CBRET Workshop

On November 27th in Hamilton, Ontario, researchers, practitioners, and others involved in community-based research gathered for the Community-Based Research Excellence Tool (CBRET) workshop. The event was hosted by McMaster University Center for Continuing Education and the Hamilton Community Foundation.

After thworkshop, a participant reflected that they valued learning “about community-based research, the CBRET tool, the thought-provoking discussions, [and] meeting others in the community.” Thanks to the hosts and the 30 people who participated in the workshop!

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Webinar: Including community voices at post-secondary institutions

Our friends at CFICE are hosting a webinar on the barriers and strategies to bring community voices more fully into post-secondary institutions. It will take place on November 22, 1pm – 2pm EST.

Attendees will leave with a better understanding of the power dynamics impeding community participation at post-secondary institutions, and some clear strategies for how they can start to drive change towards community inclusion at their institution..

For more information, or to register for this webinar, please visit the event website.

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Webinar: Policy Work of Science Shops

Our friends at the InSPIRES EU project are hosting a webinar on Policy work of Science Shops on the 28th of September at 14h (CEST time).

One of the main challenges that Science Shops may face is to ensure its sustainability over the long term. A key strategy to achieve it can be making sure that policymakers such as funders, political representatives and senior university managers understand and appreciate how Science Shops could help them to deliver on their own relevant priorities. Policy development work can feel challenging for Science Shop practitioners, especially in the early stages of the work. However, the experience of longstanding Science Shops suggests that policy work is vital to long-term success.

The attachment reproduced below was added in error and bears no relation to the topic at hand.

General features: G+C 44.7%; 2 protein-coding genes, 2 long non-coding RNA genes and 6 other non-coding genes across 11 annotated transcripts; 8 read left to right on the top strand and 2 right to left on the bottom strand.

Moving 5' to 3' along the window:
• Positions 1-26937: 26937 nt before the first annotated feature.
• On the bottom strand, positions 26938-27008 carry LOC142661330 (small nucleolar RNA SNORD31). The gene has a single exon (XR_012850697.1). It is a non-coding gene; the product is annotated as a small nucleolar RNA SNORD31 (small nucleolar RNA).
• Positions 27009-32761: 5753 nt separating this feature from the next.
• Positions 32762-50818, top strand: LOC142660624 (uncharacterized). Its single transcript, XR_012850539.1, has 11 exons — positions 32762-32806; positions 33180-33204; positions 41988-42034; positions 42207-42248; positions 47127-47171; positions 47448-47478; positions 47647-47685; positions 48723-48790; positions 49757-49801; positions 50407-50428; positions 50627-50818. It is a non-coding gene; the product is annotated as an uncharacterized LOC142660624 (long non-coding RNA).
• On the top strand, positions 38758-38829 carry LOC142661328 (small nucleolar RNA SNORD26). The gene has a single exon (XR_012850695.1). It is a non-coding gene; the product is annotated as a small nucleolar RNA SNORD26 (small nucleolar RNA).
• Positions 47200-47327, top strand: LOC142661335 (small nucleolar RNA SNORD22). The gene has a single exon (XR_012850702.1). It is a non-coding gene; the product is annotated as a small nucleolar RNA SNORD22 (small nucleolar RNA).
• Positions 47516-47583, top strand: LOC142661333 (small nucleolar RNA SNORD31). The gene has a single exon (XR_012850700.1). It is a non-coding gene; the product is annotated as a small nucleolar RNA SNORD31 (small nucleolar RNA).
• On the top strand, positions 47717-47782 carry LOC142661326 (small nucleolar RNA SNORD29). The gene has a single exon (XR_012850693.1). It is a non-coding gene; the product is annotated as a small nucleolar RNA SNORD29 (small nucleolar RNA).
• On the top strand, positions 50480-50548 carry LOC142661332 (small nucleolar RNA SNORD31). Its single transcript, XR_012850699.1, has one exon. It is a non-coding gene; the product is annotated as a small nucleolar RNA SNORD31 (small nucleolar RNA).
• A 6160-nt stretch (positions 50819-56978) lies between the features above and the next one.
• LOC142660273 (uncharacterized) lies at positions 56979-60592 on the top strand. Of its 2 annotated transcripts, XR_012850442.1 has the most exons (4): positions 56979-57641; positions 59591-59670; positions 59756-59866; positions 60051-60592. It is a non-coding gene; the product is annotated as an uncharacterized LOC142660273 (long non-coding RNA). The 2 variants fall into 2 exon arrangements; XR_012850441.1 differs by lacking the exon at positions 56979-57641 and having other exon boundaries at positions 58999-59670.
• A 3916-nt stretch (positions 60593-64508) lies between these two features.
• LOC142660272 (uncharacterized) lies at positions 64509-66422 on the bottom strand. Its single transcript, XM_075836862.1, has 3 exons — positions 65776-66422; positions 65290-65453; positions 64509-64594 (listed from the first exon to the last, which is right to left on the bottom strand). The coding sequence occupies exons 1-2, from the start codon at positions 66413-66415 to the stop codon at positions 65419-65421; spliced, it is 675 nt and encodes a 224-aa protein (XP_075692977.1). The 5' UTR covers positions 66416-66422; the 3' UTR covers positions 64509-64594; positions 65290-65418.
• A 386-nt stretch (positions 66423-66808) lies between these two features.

For more information, visit the InSPIRES webpage.

To register, send an email to jcarreras@irsicaixa.es

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Webinar: Evaluating Impact in Community-Campus Engagement: Towards a Community-First Approach

Our friends at Community First: Impacts of Community Engagement (CFICE) are hosting a webinar titled Evaluating Impact in Community-Campus Engagement: Towards a Community-First Approach.

The webinar will provide an overview of some diverse approaches to capturing and communicating impact within academic institutions and with their community partners. Presenters will reflect on the opportunities and challenges associated with various impact measures, including the possibilities of measuring success through both quantitative and qualitative measures. They will also present recommendations, based on CFICE research, that highlight promising ‘community-first’ practices related to sustaining impactful CCE.

For more information, or to register for this webinar, please visit the event website.